January is plugging right along. Here we are at week three and I kind of miss 2020. How about you? Well, we can’t go back so we’ll just keep moving forward. And for this year in paint chip poetry that means checking out the C section of the poetry dictionary by John Drury. (Is it just me, or does it kind of bug you that the title of this dictionary is all lower case?)
I decided to combine two entries from the dictionary for today’s challenge. The first was an obvious choice as it’s what we’ve essentially been doing with the paint chip poetry prompts since last January. It’s called “chance poetry,” which Drury defines as follows:
CHANCE POETRY (also called aleatory poetry) Poetry written using chance methods, such as words written on cards and drawn at random to furnish an order for a poem’s vocabulary. The leading American proponents of chance poetry have been Jackson MacLow and John Cage . . .
One of the easiest ways to use chance as a stimulus for writing poems is to open a dictionary—or any book—at random and put your finger on a word, and then incorporate that word, along with other strokes of luck, into a poem.the poetry dictionary, second edition, page 56.
So the first part of my challenge is to use all seven of the paint chip words in the order in which I randomly drew them from the deck. That means following the list shown below from top to bottom.
The second entry that I am throwing into the mix is the “cinquain,” defined as follows:
CINQUAIN (sing-kané; French, “group of five”) A poetic form, inspired by Japanese tanka, invented by Adelaide Crapsey (who wrote twenty-eight of them), with a syllabic arrangement of 2-4-6-8-2 in its five lines. In her own cinquains, Crapsey allows herself to add or subtract a syllable from any given line. The term is also used for any five-line stanza, along with quintain, quintet, and pentastich.the poetry dictionary, second edition, page 61.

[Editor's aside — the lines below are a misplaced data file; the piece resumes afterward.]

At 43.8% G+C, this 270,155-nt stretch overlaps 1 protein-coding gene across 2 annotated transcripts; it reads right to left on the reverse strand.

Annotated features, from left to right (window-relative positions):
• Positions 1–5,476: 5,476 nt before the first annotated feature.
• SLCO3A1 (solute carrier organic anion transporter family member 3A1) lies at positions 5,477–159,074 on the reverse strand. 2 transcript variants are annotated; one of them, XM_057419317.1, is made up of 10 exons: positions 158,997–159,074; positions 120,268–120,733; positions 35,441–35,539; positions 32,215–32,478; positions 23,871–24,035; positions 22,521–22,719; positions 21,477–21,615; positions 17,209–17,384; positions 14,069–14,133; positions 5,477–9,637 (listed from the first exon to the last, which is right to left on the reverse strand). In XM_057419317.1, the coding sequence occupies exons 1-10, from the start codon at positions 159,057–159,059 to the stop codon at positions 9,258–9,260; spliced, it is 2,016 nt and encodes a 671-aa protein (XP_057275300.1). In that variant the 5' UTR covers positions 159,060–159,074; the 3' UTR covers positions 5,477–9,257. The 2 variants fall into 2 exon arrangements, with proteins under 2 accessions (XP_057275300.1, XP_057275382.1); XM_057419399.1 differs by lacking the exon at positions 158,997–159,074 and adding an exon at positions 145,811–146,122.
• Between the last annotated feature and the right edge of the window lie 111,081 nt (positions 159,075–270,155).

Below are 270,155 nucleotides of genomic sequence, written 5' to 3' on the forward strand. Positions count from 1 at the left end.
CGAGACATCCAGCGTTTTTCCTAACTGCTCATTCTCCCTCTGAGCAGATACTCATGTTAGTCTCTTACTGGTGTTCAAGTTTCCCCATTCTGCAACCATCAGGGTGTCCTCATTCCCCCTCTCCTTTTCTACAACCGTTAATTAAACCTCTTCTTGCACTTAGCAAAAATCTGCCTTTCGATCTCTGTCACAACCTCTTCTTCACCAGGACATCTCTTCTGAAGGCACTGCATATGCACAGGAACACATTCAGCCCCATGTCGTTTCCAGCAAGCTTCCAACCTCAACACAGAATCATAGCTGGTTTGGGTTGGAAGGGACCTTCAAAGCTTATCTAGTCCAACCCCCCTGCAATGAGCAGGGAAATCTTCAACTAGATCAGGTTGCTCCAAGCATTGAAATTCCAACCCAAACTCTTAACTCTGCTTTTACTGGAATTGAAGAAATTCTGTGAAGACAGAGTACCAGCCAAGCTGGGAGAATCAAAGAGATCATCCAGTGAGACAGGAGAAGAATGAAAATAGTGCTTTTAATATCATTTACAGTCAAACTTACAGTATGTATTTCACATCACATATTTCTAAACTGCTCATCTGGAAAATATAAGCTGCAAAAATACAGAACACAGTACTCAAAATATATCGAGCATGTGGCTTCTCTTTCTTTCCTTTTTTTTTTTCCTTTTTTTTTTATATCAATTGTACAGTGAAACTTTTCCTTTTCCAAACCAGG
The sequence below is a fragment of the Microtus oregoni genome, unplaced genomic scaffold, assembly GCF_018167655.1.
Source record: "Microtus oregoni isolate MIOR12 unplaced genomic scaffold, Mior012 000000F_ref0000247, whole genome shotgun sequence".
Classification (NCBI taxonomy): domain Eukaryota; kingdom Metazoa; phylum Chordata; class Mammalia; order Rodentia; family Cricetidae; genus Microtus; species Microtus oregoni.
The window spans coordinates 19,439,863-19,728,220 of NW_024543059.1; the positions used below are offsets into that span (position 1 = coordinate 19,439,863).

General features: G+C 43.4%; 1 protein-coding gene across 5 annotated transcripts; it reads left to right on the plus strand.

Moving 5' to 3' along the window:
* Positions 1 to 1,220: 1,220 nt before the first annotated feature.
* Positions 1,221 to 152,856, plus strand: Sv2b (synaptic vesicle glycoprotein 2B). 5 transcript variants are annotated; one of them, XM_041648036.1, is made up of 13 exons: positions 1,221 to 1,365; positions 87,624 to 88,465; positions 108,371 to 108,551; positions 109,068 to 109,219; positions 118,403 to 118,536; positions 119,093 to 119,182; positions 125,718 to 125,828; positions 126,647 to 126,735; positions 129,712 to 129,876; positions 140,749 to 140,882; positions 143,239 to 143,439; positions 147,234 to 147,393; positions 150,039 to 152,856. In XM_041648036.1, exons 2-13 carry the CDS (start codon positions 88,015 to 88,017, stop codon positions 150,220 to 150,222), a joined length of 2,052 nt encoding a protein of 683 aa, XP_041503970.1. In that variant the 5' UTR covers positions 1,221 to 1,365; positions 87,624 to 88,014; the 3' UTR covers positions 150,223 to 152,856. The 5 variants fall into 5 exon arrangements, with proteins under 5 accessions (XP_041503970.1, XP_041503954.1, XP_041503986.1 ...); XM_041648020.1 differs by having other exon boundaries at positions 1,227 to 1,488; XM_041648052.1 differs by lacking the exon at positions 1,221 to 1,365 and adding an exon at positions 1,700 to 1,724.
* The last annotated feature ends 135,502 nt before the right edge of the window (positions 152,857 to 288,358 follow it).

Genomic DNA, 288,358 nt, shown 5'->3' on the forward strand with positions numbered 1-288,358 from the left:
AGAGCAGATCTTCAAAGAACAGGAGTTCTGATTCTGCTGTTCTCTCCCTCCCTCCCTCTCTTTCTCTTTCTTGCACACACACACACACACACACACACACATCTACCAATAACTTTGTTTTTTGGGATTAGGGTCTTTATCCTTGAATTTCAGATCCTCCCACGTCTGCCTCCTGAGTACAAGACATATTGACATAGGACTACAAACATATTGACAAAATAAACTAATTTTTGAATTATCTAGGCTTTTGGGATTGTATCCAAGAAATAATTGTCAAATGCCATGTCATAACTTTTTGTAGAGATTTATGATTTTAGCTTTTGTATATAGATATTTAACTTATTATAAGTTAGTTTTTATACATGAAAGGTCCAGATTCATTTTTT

My challenge to you is to write seven cinquains in the 2-4-6-8-2 syllabic pattern, one for each of the paint chip words or phrases, used in the order in which they were drawn. Or if you’d like a little less strenuous challenge, write however many five-line stanzas you desire, but still using the “chance” words and phrases in order.
And the words and phrases you have to work with are:
before the rain
Garden of Eden
I decided to take my own challenge and write seven cinquains, one for each word or phrase. Not sure if they are going to go together completely, but we’ll see.
Paint by Numbers Sunshine Sunshine before the rain Comes out again to dry Rivulets of salty teardrops With love New leaf Of happiness Blows on a warming breeze Daintily dancing cavorting With grace Sinless Garden of Eden Everything creation Needs to thrive and grow happily Until Deceit Like matcha tea Pauperized paradise Left us wanting utopia Chasing Dragons Descendants of That treacherous serpent Spewing flames of false happiness But see Instead Our black-tie knight Bleeding armor lifted Crown of thorns upon his sweet brow Mercy And truth Like half-and-half In cup-o-joe prompts taste Without bitterness but lovely Sunshine
Now it’s your turn to share your chance poem, cinquain or otherwise. You can post it in the comments, or post it on your blog and share the link in the comments. And tell your poet friends about this fun prompt.